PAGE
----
|Hippocrates: a conventionalized image in a Roman "portrait" bust (19th century engraving) (Photo credit: Wikipedia)|
For the healthy, from the outside looking in, modern medicine can often appear to be a sleek and technically sophisticated miracle machine, using high-tech wizardry and groundbreaking research to treat and tame diseases that have been the scourge of mankind for millennia. This image is carefully cultivated, through public relations, advertising, and a news media that loves a good story about astonishing advances made in the battle against disease. Those of us who are forced to enter the belly of the beast, though, often find something quite different: a confusing, frustrating, and often dysfunctional world in which reliable answers are heartbreakingly few and where patients are too often seen as consumers rather than sick human beings. Though individual healthcare practitioners themselves are, for the most part, good men and women, the system within which they operate has evolved to put profit before patient, and the subtle and not-so-subtle pressures this framework exerts can warp even the best intentioned souls among them.
Here, then, is a smattering of examples that each serve as windows into the often enigmatic environment in which patients are forced to tread. Think of the following snippets as flashbulb lit snapshots taken in a pitch black room, briefly illuminating nooks and crannies that can only hint at the whole of a much larger setting. Each example is in itself maddening, but strung together they portray a system of treating the sick (and healthy) that has drastically gone off the rails.
♦ HCA, the largest for-profit hospital chain in the United States, is revealed in this article (click here) to have played host to a disturbingly high number of cardiac procedures (mostly angioplasties) that were found to be medically unnecessary, and apparently performed to drive profit and increase both the company’s and the treating physicians’ financial bottom lines. At Lawnwood Regional Medical Center, in Fort Pierce, Florida, a confidential review revealed that about half of the diagnostic cardiac catheterizations done at the facility were performed on patients without significant heart disease. A review of HCA internal documents indicated that “rather than asking whether patients had been harmed or whether regulators needed to be contacted, hospital officials asked for information on how the physicians’ activities affected the hospitals’ bottom line.”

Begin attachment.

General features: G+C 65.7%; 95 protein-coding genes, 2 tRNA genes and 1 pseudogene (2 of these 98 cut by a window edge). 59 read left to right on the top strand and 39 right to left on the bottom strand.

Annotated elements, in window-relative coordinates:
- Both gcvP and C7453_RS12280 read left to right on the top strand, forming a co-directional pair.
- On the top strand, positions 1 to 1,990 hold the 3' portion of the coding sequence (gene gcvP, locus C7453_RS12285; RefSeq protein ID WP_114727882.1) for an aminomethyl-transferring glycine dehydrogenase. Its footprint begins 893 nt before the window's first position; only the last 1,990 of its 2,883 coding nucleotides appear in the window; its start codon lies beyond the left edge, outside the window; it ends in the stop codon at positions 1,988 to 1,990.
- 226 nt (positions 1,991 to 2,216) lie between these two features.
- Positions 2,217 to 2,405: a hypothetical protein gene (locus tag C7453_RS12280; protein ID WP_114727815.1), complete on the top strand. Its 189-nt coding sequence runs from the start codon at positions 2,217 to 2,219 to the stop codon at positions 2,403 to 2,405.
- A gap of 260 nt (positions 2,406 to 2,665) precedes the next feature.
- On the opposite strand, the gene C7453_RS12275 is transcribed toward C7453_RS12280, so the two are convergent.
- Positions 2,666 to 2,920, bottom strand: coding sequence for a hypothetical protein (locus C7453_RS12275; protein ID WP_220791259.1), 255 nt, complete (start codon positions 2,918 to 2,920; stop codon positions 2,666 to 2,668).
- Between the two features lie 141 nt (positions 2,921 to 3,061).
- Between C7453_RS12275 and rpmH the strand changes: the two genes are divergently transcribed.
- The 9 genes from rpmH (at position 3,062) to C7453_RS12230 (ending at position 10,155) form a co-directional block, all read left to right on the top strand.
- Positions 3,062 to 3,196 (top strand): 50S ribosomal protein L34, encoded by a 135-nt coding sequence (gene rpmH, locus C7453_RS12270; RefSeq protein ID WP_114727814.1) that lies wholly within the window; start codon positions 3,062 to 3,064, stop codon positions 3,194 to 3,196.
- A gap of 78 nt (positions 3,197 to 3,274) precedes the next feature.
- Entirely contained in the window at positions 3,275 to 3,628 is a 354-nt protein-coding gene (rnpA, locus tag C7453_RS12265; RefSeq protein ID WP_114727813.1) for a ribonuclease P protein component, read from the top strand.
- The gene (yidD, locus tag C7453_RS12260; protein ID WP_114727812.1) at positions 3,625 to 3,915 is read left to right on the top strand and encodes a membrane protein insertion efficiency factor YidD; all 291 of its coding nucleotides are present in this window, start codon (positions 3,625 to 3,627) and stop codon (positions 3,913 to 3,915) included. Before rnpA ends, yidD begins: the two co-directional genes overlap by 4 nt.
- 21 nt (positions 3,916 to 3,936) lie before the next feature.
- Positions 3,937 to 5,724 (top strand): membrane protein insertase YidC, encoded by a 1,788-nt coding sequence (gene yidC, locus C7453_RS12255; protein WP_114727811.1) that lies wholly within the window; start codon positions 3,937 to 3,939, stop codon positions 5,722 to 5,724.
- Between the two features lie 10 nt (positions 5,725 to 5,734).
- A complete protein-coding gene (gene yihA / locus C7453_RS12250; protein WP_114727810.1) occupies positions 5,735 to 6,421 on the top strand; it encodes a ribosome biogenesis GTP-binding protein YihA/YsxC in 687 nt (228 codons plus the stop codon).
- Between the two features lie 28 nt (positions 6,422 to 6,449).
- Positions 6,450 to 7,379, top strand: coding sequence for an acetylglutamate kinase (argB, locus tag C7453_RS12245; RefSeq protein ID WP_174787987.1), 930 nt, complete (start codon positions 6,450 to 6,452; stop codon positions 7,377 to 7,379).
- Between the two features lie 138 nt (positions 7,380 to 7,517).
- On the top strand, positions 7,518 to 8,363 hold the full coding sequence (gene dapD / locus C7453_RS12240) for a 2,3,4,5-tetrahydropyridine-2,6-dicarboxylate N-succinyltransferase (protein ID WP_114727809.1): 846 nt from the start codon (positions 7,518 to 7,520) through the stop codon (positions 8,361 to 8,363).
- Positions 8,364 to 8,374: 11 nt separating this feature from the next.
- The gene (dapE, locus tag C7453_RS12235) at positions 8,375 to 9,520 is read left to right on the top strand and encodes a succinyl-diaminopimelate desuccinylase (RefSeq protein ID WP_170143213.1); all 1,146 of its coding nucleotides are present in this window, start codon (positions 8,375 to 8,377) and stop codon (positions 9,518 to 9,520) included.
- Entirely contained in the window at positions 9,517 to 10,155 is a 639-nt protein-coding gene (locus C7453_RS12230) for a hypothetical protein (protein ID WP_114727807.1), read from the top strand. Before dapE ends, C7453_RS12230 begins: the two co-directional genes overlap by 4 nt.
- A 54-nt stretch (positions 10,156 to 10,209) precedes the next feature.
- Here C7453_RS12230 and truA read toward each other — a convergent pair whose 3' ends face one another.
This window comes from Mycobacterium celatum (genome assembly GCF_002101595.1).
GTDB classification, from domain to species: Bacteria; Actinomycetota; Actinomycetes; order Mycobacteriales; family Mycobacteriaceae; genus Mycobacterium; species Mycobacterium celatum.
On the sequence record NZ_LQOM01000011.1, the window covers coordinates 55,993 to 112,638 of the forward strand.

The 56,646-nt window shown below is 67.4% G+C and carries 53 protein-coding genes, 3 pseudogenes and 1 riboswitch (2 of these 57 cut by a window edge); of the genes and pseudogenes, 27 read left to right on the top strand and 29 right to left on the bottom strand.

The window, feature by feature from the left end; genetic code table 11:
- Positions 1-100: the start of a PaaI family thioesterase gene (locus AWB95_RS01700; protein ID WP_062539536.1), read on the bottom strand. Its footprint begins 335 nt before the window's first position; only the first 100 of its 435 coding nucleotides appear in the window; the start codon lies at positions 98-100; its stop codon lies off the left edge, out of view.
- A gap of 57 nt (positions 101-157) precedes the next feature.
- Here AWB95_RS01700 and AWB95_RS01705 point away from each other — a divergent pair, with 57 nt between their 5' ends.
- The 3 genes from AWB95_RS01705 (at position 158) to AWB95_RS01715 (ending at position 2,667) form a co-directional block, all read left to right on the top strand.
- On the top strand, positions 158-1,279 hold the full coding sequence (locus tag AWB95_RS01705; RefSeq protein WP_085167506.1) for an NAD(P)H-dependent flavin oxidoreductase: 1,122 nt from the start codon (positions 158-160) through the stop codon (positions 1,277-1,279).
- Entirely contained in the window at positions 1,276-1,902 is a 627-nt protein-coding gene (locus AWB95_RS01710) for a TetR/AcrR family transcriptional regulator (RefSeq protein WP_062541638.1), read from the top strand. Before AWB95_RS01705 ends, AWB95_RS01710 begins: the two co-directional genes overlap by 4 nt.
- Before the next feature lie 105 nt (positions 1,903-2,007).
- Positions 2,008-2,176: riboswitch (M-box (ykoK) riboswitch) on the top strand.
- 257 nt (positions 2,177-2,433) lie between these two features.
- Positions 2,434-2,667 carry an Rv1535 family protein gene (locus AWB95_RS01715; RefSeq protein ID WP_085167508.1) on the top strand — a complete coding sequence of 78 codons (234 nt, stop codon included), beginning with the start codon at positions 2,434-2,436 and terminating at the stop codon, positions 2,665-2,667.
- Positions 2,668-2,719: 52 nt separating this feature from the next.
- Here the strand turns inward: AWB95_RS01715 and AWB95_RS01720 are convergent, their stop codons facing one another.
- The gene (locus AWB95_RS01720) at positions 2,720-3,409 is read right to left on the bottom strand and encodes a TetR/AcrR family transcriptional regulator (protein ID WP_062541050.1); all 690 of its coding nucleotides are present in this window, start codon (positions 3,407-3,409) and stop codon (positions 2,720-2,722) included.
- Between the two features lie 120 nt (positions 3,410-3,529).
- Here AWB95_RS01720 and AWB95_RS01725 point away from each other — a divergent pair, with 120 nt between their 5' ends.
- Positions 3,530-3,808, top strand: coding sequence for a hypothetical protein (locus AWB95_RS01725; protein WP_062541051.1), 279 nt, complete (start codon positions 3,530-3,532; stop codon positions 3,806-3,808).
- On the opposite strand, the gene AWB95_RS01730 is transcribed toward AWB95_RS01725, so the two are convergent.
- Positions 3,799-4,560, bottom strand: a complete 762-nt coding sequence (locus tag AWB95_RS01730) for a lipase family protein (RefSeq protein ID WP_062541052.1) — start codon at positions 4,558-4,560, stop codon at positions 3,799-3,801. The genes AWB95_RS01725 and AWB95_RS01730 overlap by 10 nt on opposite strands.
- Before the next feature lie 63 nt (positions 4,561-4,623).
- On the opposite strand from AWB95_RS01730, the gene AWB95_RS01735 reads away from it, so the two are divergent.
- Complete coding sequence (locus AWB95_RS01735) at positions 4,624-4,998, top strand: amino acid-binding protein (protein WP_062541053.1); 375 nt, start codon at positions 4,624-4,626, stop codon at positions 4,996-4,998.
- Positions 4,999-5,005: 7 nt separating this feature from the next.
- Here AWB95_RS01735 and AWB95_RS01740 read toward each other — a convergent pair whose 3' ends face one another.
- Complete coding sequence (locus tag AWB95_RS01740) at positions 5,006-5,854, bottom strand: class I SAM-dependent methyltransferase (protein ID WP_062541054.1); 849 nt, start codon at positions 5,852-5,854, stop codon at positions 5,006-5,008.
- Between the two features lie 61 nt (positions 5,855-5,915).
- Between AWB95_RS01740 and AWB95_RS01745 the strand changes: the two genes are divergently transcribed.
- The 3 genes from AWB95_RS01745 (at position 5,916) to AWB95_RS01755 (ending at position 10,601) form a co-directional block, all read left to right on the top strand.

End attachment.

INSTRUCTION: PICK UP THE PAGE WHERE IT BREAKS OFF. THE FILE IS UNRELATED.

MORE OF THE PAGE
Driven by the need to show steadily increasing profits in the face of the company’s impending Initial Public Offering, it seems that HCA turned to cardiac care to provide a reliable pipeline of revenue. A 2003 review of procedures done at Regional Medical Center Bayonet Point, in Hudson, Florida, revealed that a disturbing 43% of 355 angioplasty cases “were outside reasonable and expected medical practice”, and that treating physicians routinely overstated the degree of coronary blockage found in the treated patients. As a result of this internal review, Bayonet Point suspended the privileges of nine physicians. These cardiac procedures were a financial boon to the company, as Medicare reimburses hospitals about $10,000 for each stent used in angioplasties, and $3000 for diagnostic catheterizations.
One would hope that instances of such rampant malfeasance are extremely rare, but although this report concentrated on one large hospital chain, the unnecessary procedures were performed in a number of different facilities, and by a shockingly high number of physicians. As is evidenced by this account, the institutional and personal pursuit of profit within the healthcare system would appear to be a potent inducement for some of those who took the Hippocratic oath to turn their backs on that solemn text.